Metformin Targets the Metabolic Achilles Heel of Human Pancreatic Cancer Stem Cells
Neoplastic Stem Cells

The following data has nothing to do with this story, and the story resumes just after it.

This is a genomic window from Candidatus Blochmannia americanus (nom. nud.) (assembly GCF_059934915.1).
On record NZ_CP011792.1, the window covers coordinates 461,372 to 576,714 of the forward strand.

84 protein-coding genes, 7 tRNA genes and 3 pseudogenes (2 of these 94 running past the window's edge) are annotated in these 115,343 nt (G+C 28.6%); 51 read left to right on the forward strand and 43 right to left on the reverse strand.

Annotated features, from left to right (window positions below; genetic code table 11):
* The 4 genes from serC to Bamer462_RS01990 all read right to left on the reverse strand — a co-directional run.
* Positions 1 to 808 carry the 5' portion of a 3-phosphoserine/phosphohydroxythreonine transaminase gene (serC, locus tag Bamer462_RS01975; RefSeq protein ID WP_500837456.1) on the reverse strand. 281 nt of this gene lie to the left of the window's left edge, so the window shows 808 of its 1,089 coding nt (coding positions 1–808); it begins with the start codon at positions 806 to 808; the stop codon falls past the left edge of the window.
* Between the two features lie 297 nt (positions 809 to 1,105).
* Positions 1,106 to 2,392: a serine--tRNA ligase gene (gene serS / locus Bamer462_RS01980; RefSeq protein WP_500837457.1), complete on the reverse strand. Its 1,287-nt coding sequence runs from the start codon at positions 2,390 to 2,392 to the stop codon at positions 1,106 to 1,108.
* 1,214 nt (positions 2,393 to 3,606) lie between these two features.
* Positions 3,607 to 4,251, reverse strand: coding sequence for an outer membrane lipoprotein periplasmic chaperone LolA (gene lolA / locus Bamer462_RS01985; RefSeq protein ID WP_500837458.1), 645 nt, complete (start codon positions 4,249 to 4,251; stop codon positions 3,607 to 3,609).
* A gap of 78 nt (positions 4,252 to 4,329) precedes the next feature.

Pancreatic ductal adenocarcinomas contain a subset of exclusively tumorigenic cancer stem cells (CSCs), which are capable of repopulating the entire heterogeneous cancer cell populations and are highly resistant to standard chemotherapy. Here we demonstrate that metformin selectively ablated pancreatic CSCs as evidenced by diminished expression of pluripotency-associated genes and CSC-associated surface markers. Subsequently, the ability of metformin-treated CSCs to clonally expand in vitro was irreversibly abrogated by inducing apoptosis. In contrast, non-CSCs preferentially responded by cell cycle arrest, but were not eliminated by metformin treatment. Mechanistically, metformin increased reactive oxygen species production in CSC and reduced their mitochondrial transmembrane potential. The subsequent induction of lethal energy crisis in CSCs was independent of AMPK/mTOR. Finally, in primary cancer tissue xenograft models metformin effectively reduced tumor burden and prevented disease progression; if combined with a stroma-targeting smoothened inhibitor for enhanced tissue penetration, while gemcitabine actually appeared dispensable.